Lush landscape art takes over Bellagio’s Fine Art Gallery

Posted by on Apr 15th, 2011 and filed under Attractions, Featured. You can follow any responses to this entry through the RSS 2.0. Both comments and pings are currently closed.

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Neil Welliver, "Gould's Hill," 1972. Oil on canvas. Museum of Fine Arts, Boston. Courtesy of Alexandre Gallery.

As a kid, I used to run and play for hours in my grandma’s huge garden in Seattle. Now I’m not exactly an expert with all the names of the flowers she had (all I can remember are sunflowers and rhododendrons), but believe me when I say she had a rainbow of them!

While it’s definitely not green and lush in Vegas like it is in my hometown, a trip to the Bellagio Gallery of Fine Art definitely brought me back to those memories at grandma’s. Through January 2012, see Bellagio Gallery of Fine Art’s latest exhibit, “A Sense of Place: Landscapes from Monet to Hockney.” Organized in partnership with the Museum of Contemporary Art San Diego and Museum of Fine Arts, Boston, this showcase includes more than 30 artworks ranging from paintings, photographs and mixed media. The variety keeps the gallery intriguing.

Artists for the new display include Claude Monet, David Hockney, Robert Rauschenberg, Roy Lichtenstein, Robert Therrien, Christo, Catherine Murphy and Neil Welliver, to name a few.

One piece that particularly caught my attention was Robert Therrien’s 1992 “No Title (blue cloud).  Here he incorporated enamel on steel. I really liked the idea of faucets. I imagined myself turning the faucets on and seeing the “rain” fall from the cloud. The cerulean-blue  gives the cloud a more cheerful appeal, as opposed to a flat, gloomy grey.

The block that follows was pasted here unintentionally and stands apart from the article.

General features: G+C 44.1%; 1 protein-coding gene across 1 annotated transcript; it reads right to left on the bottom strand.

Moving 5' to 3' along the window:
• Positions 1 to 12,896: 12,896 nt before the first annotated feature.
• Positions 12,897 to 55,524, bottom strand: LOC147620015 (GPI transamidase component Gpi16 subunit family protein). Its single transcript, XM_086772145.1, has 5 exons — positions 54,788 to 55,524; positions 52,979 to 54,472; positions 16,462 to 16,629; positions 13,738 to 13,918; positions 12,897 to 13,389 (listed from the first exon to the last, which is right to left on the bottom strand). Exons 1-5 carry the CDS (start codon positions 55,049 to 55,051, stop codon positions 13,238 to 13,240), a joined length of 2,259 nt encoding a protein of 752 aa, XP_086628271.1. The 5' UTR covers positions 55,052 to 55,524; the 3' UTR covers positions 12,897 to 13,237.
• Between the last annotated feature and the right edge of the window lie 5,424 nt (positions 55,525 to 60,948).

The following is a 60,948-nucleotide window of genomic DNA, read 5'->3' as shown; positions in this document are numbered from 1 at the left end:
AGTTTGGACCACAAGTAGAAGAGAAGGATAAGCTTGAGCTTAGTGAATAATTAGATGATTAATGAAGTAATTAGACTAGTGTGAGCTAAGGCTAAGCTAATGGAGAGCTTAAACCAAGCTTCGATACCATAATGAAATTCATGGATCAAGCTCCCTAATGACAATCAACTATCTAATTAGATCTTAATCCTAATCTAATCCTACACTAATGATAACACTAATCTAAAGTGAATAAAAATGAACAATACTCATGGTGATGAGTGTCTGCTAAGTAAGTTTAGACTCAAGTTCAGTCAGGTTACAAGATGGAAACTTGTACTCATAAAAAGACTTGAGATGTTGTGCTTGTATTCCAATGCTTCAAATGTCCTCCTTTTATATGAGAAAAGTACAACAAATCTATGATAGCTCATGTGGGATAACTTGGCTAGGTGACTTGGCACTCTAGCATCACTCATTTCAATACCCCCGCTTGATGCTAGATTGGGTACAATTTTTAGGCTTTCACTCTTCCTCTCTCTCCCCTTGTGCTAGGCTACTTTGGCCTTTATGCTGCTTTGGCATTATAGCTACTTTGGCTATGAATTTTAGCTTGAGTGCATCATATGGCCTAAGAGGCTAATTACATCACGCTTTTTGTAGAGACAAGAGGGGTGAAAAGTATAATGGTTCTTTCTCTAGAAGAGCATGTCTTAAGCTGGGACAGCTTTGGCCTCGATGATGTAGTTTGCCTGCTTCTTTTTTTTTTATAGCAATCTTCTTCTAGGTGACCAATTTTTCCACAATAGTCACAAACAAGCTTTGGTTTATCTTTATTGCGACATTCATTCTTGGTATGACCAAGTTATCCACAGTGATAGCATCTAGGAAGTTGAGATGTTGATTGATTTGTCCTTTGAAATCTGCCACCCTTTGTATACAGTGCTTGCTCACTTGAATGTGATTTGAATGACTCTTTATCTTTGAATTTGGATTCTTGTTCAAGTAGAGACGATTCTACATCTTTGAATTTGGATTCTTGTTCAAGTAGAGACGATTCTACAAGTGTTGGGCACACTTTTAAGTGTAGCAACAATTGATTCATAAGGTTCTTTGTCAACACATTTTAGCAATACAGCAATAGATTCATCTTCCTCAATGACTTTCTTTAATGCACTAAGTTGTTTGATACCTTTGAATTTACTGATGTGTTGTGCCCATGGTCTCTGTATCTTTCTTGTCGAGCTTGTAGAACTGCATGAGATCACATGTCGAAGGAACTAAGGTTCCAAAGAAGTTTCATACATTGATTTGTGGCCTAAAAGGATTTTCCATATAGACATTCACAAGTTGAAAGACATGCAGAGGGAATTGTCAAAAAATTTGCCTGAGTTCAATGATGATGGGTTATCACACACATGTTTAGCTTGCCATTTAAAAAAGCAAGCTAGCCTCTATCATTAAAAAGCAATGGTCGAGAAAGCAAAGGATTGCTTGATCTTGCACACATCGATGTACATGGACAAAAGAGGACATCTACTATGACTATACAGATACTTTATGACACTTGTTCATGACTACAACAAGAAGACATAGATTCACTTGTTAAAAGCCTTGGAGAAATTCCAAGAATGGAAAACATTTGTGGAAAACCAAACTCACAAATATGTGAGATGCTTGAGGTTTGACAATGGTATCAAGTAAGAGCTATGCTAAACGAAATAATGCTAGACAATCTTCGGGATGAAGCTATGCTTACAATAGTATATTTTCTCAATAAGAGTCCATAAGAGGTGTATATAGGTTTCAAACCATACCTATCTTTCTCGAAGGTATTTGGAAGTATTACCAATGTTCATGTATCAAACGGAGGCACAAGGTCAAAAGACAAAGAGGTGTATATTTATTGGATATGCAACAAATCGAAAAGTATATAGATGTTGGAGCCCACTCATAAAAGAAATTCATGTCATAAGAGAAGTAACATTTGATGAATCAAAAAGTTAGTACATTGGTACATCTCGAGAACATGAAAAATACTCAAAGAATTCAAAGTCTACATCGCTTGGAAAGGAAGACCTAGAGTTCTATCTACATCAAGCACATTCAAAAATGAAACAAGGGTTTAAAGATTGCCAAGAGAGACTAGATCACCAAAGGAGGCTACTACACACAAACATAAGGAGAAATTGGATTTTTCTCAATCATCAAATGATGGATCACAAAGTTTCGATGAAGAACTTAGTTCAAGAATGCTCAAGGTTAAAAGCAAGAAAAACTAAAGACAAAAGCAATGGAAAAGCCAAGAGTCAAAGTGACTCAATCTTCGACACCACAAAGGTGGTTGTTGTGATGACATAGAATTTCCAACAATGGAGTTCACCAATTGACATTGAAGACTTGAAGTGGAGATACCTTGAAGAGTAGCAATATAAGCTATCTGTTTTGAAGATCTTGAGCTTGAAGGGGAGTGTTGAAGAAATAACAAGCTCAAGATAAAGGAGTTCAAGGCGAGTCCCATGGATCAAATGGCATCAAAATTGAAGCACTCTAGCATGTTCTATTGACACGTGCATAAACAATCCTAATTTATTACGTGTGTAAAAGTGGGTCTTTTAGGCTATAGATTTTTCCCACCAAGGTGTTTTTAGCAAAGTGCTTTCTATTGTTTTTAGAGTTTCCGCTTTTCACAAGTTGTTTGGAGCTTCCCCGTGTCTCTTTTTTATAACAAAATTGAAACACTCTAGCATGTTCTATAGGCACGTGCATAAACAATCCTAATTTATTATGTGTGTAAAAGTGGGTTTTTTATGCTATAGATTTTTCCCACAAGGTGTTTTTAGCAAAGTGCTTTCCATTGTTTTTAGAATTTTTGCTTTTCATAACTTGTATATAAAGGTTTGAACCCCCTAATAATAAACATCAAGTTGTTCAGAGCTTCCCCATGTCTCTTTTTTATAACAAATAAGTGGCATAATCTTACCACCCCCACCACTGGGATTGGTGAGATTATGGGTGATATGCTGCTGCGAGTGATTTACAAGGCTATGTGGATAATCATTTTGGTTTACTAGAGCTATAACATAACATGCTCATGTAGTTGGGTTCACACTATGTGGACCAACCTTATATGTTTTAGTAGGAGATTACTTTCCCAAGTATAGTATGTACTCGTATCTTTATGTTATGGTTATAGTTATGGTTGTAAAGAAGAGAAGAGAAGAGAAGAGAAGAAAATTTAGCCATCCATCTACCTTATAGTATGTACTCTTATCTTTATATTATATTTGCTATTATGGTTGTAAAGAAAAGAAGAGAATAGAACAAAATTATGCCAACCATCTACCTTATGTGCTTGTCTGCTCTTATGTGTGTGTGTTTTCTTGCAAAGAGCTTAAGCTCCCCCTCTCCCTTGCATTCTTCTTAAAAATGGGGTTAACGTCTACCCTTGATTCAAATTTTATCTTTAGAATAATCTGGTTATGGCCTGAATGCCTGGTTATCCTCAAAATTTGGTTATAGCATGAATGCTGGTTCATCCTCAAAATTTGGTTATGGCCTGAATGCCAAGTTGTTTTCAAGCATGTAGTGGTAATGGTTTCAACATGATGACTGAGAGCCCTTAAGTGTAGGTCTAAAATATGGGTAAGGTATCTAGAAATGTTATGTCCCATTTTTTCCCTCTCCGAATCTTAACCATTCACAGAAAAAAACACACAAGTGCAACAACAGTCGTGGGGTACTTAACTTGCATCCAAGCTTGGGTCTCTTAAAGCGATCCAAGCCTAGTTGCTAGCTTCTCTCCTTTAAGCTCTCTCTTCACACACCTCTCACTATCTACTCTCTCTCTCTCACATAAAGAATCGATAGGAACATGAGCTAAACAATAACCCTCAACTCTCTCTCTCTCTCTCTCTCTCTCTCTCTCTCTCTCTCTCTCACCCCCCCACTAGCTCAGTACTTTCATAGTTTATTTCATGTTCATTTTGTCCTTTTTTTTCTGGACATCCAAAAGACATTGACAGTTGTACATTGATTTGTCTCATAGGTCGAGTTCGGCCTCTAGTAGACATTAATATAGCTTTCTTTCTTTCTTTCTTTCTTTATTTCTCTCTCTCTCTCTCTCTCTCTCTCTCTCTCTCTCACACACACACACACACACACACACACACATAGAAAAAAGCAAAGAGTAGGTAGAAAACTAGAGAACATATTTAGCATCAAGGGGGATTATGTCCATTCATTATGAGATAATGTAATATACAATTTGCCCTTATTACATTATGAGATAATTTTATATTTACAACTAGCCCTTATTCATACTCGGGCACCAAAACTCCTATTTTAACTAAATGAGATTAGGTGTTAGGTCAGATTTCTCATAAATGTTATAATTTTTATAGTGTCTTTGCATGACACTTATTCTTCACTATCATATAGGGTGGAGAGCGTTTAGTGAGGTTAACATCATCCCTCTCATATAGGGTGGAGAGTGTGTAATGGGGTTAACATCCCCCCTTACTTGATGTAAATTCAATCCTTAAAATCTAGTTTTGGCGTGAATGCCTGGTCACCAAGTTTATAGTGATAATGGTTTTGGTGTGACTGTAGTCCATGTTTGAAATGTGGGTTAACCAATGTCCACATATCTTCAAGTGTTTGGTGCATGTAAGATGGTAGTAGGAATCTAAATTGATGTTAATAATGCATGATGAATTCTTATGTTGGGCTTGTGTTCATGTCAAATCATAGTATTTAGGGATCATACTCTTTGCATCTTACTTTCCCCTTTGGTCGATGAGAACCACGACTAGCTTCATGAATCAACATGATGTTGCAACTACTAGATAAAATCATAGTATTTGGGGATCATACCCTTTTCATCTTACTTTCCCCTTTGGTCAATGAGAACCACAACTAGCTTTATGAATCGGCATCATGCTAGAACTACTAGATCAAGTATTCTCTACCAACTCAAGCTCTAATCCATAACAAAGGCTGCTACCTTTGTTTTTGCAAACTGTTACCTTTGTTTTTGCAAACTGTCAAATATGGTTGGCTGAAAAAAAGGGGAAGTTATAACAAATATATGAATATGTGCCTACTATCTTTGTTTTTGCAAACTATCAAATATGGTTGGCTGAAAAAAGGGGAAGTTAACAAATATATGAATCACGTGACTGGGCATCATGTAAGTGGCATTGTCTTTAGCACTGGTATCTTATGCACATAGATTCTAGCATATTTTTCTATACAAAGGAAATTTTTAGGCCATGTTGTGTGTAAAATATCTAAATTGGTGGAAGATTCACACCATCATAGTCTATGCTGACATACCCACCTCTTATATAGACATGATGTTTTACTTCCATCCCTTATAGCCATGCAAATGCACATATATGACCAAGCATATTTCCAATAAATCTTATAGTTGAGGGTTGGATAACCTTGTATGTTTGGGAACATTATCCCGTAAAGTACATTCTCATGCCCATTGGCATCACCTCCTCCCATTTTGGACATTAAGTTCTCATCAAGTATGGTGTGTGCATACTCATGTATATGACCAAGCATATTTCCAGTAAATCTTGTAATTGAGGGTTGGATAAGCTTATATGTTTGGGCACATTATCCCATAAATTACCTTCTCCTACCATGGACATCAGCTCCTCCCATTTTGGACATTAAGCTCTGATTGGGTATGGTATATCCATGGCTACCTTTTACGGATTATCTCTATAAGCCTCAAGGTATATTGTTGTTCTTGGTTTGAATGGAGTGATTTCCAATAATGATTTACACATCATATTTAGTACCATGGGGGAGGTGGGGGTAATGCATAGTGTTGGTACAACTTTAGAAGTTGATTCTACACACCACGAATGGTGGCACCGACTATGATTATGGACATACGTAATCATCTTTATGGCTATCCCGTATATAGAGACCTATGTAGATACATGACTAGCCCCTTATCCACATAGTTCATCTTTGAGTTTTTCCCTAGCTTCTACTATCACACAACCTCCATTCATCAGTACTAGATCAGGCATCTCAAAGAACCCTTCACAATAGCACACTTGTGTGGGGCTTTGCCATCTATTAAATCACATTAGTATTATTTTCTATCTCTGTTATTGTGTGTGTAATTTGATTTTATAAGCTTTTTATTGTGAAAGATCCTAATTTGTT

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Robert Therrien, "No Title (blue cloud), 1992. Enamel on steel and mixed media. Collection Museum of Contemporary Art San Diego. Photo courtesy of Pablo Mason.

Nearby, you’ll see a completely different concept of  landscape with Roy Lichtenstein’s 1996 piece, “Seascape.” Popular for his comic strip style, Lichenstein captures your attention even though he only uses primary colors. In this piece, the different sizes of blue speckled dots he uses as water really messes with your eyes — in a good way. I kept blinking, taking a step back, then a step forward.

Another piece that caught my attention was David Hockey’s 1998 contemporary landscape piece, “Garrowby Hill.” I found my eyes wandering with the hills on the painting. The bright colors like the winding purple road and the downhill slope of the trees truly take your eyes for a roller coaster ride.

If you like to talk or ask questions about art, the Bellagio Gallery of Fine Art holds “Art & Wine: A Perfect Pairing” once a month hosted by master sommelier Jason Smith and the gallery’s art director Tarissa Tiberti. Enjoy wine and listen to how each selection pairs with art seen in the gallery. This event is available on the following dates: May 11; June 8; July 13; August 10; Sept. 14; Oct. 12; Nov. 9 and Dec. 14, 2011 from 5 p.m. – 7 p.m. The talk begins promptly at 6 p.m. Complimentary docent tours are available daily at 2 p.m.

This may not be grandma’s garden, but with all the interpretations of landscapes seen here it definitely makes it a bright, colorful and engaging visit. The gallery opens April 16th and will be on display until January 2012.

(Main photo: Alfred Sisley, “The Loing at Saint-Mammès, 1882. Oil on canvas. Museum of Fine Arts, Boston; Courtesy of William A. Coolidge.)

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